[Marxism] Berbers decisive to rebel victory
lnp3 at panix.com
Mon Aug 22 06:46:06 MDT 2011
Libya's gritty mountain rebels may have turned tide in Tripoli
With attention focused on important cities and bigger battles to
the east, Moammar Kadafi may have underestimated the tenacity of
the uprising in the western mountains.
By Patrick J. McDonnell, Los Angeles Times
August 22, 2011
The revolt against Moammar Kadafi was born in the eastern city of
Benghazi, long a caldron of discontent with the autocratic ruler.
The uprising gained traction during bloody spring battles in
coastal Misurata, Libya's third-largest city, where residents
barricaded streets with shipping containers in ferocious urban
But it is a rebel thrust from the west that may prove decisive in
bringing an end to Kadafi's more than four-decade reign.
The push by guerrilla fighters from Libya's isolated Berber
highlands, the rugged Nafusa Mountains near the Tunisian border,
was one front too many for Kadafi's depleted and sometimes
Before the mountain fighters made major gains, Kadafi's troops
were already facing grave threats in the east, as well as
intensive NATO bombardment that targeted the capital, other key
locations and equipment.
NATO bombings made it almost impossible for the government to move
large concentrations of troops. Airstrikes by the alliance on
Kadafi's armored units in March prevented government forces from
The regime successfully managed to thwart rebel advances into the
cites of Port Brega and Zlitan, east of Tripoli, but its ranks
were stretched thin, despite reported additions of young conscripts.
That was partly the result of Kadafi's own choices. His army never
reached the size of those of Middle Eastern autocrats such as
Iraq's Saddam Hussein or the Assad dynasty in Syria. Rebels often
said that Kadafi, who led a coup as a junior officer, didn't trust
It now seems possible that Kadafi's government, its forces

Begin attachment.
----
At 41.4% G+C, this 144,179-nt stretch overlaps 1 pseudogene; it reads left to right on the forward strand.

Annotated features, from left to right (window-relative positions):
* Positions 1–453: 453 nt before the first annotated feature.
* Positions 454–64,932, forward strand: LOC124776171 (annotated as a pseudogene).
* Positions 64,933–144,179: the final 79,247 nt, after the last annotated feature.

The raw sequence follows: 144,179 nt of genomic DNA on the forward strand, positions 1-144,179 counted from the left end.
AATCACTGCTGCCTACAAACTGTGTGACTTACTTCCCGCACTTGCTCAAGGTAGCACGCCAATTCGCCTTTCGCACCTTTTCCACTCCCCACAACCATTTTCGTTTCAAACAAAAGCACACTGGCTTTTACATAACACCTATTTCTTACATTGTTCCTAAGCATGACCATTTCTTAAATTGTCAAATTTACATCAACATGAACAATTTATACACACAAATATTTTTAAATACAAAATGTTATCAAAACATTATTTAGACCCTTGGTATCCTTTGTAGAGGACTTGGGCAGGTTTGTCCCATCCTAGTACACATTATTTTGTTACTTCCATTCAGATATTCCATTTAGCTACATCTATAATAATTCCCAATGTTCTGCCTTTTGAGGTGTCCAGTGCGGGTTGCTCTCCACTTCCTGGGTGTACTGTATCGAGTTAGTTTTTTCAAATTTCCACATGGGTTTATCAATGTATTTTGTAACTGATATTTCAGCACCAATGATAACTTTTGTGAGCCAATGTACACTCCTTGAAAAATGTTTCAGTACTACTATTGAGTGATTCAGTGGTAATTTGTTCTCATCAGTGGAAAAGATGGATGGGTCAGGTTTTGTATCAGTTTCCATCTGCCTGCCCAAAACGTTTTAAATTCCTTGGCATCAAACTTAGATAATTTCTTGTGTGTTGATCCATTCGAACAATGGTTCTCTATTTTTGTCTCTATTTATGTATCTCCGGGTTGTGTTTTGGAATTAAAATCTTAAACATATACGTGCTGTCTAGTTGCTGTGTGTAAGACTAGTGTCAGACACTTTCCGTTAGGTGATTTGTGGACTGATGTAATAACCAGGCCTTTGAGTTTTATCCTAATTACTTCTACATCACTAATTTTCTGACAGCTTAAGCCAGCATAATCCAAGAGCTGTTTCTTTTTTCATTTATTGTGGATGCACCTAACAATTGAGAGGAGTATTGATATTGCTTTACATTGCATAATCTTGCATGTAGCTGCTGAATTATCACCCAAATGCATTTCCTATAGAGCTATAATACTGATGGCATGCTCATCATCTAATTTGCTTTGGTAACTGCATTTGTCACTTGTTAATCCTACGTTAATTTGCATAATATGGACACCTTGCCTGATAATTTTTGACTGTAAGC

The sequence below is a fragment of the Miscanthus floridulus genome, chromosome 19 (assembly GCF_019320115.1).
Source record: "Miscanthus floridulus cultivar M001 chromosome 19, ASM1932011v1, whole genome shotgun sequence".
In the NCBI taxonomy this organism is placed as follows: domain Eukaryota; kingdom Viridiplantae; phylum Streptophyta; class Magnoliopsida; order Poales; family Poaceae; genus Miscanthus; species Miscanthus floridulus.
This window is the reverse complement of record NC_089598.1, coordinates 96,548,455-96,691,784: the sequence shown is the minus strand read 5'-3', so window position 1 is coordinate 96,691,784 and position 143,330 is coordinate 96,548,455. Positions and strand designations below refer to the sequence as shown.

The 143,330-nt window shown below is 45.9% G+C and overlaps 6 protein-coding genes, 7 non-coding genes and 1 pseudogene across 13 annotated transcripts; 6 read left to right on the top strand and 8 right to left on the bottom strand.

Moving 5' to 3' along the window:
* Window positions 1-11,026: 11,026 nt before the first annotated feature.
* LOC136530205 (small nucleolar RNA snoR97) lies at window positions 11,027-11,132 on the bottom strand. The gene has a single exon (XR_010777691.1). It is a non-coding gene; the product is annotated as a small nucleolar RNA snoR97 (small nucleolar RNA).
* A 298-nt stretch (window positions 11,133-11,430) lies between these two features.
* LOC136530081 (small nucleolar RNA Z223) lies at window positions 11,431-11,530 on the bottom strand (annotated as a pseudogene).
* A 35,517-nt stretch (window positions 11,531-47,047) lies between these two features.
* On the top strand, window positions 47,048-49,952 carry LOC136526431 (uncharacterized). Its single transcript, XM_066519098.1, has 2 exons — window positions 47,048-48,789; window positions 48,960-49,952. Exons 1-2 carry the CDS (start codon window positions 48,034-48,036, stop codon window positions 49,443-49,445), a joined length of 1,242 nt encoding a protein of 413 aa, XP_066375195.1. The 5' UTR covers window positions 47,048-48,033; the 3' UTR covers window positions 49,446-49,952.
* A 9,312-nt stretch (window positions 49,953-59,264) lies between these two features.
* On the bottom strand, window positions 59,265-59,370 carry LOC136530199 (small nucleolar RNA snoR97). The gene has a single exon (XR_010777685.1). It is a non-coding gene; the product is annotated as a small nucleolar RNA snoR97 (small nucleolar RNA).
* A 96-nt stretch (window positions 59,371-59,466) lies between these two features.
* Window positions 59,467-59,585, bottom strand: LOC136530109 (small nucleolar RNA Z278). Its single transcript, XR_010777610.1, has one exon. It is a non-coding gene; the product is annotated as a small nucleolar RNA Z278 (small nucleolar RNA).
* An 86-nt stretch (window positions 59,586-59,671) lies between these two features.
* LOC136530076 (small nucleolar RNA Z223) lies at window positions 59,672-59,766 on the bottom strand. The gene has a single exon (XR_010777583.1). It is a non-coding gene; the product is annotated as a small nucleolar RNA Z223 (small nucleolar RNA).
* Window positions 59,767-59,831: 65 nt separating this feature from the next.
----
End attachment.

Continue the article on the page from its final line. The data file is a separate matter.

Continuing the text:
overtaxed, lacking coordination and without any centralized
command and control, underestimated the threat from a western
rebel force that for weeks has been no more than 50 miles from the
The uprising in the Nafusa Mountains was so little noticed early
on that the fighting often barely merited mention as the world
focused on dramatic events in and around Benghazi and Misurata.
In the end, however, the western rebels' tenacity and proximity to
Tripoli seemed crucial in breaking down what the government had
long boasted was a virtually impregnable wall of security around
As insurgent offensives stalled near Benghazi and Misurata,
fighters made up of Arabs and ethnic Berbers, or Amazigh,
tenaciously gained ground in the west. There is no indication the
western fighters possessed superior firepower or were better
trained than their undisciplined comrades in the east. But
geography was certainly an ally.
In the east, rebels struggled to move forward in flat desert
terrain that proved advantageous for Kadafi's artillery and rocket
launchers, often well concealed from allied aircraft. In contrast,
the western fighters engaged in a guerrilla war on turf that was
intimately familiar to them. Supplies arrived via a captured post
on the Tunisian border.
By June, the mountain fighters had largely gained control of the
highlands and were filtering into the plains that led to the coast
and the capital, the ultimate prize. Tribal links to lowland
populations probably aided their advance. Government officials in
Tripoli betrayed no sense of alarm.
The western insurgent ranks bulged with new volunteers from places
such as Zawiya, a city just west of Tripoli that sits astride the
crucial supply route between Tripoli and the Tunisian border.
Kadafi's troops had brutally crushed a rebellion there in March.
In June, when renewed fighting erupted near Zawiya, the government
dismissed it as the work of a handful of mountain infiltrators who
would find no allies in the coastal areas.
It appears the opposite happened. Volunteers from Zawiya and other
towns and villages joined the advancing mountain fighters. And the
recent capture of Zawiya, which severed Kadafi's supply line,
signaled that his days were numbered.
Throughout the conflict, Kadafi's government seems to have
rejected the notion that a motley group of mountain dwellers could
move on the leader's inner sanctum.
"We're not worried about these so-called rebels," Musa Ibrahim,
the government's chief spokesman, said in June after clashes with
western rebels erupted anew near Zawiya. "What is a problem for us
Still, the North Atlantic Treaty Organization strikes near
Benghazi and Misurata ultimately did not trigger what seems to be
the final assault on the capital. That task would fall to the
fighters from Libya's rugged west.
patrick.mcdonnell at latimes.com
Joint fight with Arabs against Kadafi spurs Berber hopes of
equality in Libya
As the two ethnic groups in the mountainous portion of Libya's
west put aside long-held differences, at stake may be more than
the fate of the communities along a sparsely populated range.
By Borzou Daragahi, Los Angeles Times
3:04 PM PDT, July 16, 2011
Reporting from Zintan, Libya
Before the Libyan uprising this year, Salah, a proud Arab, never
would have approved if his sister had decided to marry a Berber, a